“How is he going to be socialized?”
“Why did you decide this so early? You haven’t even tried preschool.”
“How do you know how to teach him? Do you have a degree in education? Aren’t you afraid he’s going to fall behind?
These are comments and questions I’ve heard over and over again (and many more). Why am I sharing all this with you?
Because here’s the tension I’ve felt like we’ve lived in since we started the adoption process in 2013: We were kind of forced to open the door to our lives at that point, and never felt like we could shut it because so many people have followed our family’s story since then. It has been really hard to draw that line between the front porch and the yard. And it’s not just online, sometimes I feel like I can’t even step out the door without being asked a question that requires an explanation of our family or my decisions. But…
I also love sharing our story, because we didn’t write it. None of this was planned or pictured. It’s a story I can now see that was being written for me long ago. I can literally look back and see the many ways, things that happened that I didn’t understand then, but see clearly now, he was preparing me for this. For marriage, for motherhood, for parenting my son specifically, for homeschooling, for parenting a child with sensory processing disorder, for writing and authoring books and resources because of my experience and education, for sharing our story! It’s impossible for me not to share, because in sharing I get to proclaim all the great things He has done in and through us, not because of us.
But, I’ve also learned the need to put up boundaries these past few months. I’ve learned I don’t have to justify, I don’t have to take those punches to my gut, that those opinions are just that, opinions. It’s hard to sift through. It’s hard not to take those questions and then question everything I’m doing, all the decisions we are making for our careers and our family. That metaphor from Beth’s mentor made me realize, the only way to drown out the noise is to discern who is in the house and on the front porch.
Why does this matter? Why am I telling you this? Let me talk to you mamas for a second. I bet you’ve struggled in some way, shape or form, with comparison. I bet you’ve experienced some judgement-from other moms, family members who did it different than what you are doing, social media “friends” who only see the highlight reel. If you are a foster/adoptive or special needs mama or multi-racial family or have step-children, I see you. I know the stares you get, the invasive questions you are asked, the assumptions that are made, because I get them too. Whether you have biological children, foster/adoptive children, special needs children, step-children, hear me loud and clear.
This is important, because you are modeling for the children in your care how to respond and create healthy boundaries.
I do not ever want Kai to feel like he has to answer the question “what happened to your “real mom”?” He has every right to both correct that language and say that he doesn’t want to share that information, it’s personal to him.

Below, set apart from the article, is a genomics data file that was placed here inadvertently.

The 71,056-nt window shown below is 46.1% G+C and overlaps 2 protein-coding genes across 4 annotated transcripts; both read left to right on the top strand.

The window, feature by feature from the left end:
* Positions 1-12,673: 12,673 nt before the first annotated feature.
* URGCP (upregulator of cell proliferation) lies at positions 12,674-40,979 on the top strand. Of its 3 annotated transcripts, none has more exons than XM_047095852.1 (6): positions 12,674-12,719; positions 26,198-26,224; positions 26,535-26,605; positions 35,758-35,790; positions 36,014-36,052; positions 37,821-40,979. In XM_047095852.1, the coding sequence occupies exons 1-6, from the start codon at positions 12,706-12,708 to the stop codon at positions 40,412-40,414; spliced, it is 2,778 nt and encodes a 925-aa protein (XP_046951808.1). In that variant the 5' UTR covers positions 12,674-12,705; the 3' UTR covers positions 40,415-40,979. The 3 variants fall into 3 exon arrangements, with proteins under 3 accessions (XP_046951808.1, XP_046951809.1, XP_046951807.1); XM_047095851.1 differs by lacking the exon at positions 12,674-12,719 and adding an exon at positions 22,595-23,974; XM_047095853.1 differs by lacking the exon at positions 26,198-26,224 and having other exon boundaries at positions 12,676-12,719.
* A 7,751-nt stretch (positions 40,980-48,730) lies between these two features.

But if I myself do not model that kind of response, if he hears me telling pieces of his story or blasting every detail, then what I’ve modeled is there is no barrier from the front porch to the yard.
If he has a friend who does nothing but put him down with subtle blows and make him feel bad about himself, I want him to have the strength and discernment to move that person off his front porch and into the yard and say “no more”, or better yet, have the ability to discern who earns the right through built trust and faithfulness to even be on the front porch in the first place.
I want him to be at peace with the fact that he isn’t going to be everyone’s Chick-fil-A sauce, and that is good and ok. He can stand confidently and boldly in who he is in Christ, and the unique ways that God made his personality and gifts, and wove is story together.
It is inevitable that people are going to say ugly things. It’s already happened. It’s inevitable he’s going to get invasive questions. It’s inevitable that people are going to question his decisions when he’s really dedicated to something. And my hope is that now that I’ve learned this, I can model, the ball is in his court. He is in control of what he shares. He can proclaim the great things that the Lord has done, but also doesn’t have to give every single detail of his life or justify every decision he is led to just because someone else doesn’t get it. He can respond with grace while also shutting the door when needed. He can educate in a way that is strong but not judgmental. My hope is that he learns, what we say in his affirmations every day, that God has a plan for His life. His identity is found in Jesus. He runs his own race. That he will listen to wisdom and surround himself with life-giving people, but ultimately be obedient to what He is called to do, because his approval is not based on man.
So I encourage you, women and moms specifically, take a hard look at your house and front porch. Is it time for some spring cleaning? Is it time to shut some windows for a bit so that you can heal your weary soul? Is it time to open up those windows and doors a little more, maybe extend that front porch and trust the people who truly love you and are for you? Is it time to be more bold and throw off fear and doubt, and just go for that thing despite what everyone else is going think about you?
It’s worth it, and so is teaching this to the little (or big) ones in your care.